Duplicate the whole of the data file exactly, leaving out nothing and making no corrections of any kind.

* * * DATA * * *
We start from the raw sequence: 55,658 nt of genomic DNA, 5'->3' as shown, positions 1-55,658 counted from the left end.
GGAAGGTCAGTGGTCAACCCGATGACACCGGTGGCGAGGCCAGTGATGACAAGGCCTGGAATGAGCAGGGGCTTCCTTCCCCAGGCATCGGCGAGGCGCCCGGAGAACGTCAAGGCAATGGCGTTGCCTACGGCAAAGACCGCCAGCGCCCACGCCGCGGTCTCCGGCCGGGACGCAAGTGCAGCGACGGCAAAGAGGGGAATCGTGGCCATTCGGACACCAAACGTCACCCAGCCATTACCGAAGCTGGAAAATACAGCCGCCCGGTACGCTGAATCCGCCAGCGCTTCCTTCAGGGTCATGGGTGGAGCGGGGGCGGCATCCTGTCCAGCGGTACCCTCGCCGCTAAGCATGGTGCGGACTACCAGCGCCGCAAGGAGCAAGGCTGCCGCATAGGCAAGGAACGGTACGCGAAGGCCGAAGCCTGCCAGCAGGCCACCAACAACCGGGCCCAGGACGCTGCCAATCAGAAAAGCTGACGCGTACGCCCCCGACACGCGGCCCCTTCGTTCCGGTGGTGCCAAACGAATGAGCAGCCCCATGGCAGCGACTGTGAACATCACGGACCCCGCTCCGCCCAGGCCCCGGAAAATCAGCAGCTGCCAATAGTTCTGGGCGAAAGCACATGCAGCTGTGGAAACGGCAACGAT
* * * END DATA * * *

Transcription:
We start from the raw sequence: 55,658 nt of genomic DNA, 5'->3' as shown, positions 1-55,658 counted from the left end.
GGAAGGTCAGTGGTCAACCCGATGACACCGGTGGCGAGGCCAGTGATGACAAGGCCTGGAATGAGCAGGGGCTTCCTTCCCCAGGCATCGGCGAGGCGCCCGGAGAACGTCAAGGCAATGGCGTTGCCTACGGCAAAGACCGCCAGCGCCCACGCCGCGGTCTCCGGCCGGGACGCAAGTGCAGCGACGGCAAAGAGGGGAATCGTGGCCATTCGGACACCAAACGTCACCCAGCCATTACCGAAGCTGGAAAATACAGCCGCCCGGTACGCTGAATCCGCCAGCGCTTCCTTCAGGGTCATGGGTGGAGCGGGGGCGGCATCCTGTCCAGCGGTACCCTCGCCGCTAAGCATGGTGCGGACTACCAGCGCCGCAAGGAGCAAGGCTGCCGCATAGGCAAGGAACGGTACGCGAAGGCCGAAGCCTGCCAGCAGGCCACCAACAACCGGGCCCAGGACGCTGCCAATCAGAAAAGCTGACGCGTACGCCCCCGACACGCGGCCCCTTCGTTCCGGTGGTGCCAAACGAATGAGCAGCCCCATGGCAGCGACTGTGAACATCACGGACCCCGCTCCGCCCAGGCCCCGGAAAATCAGCAGCTGCCAATAGTTCTGGGCGAAAGCACATGCAGCTGTGGAAACGGCAACGAT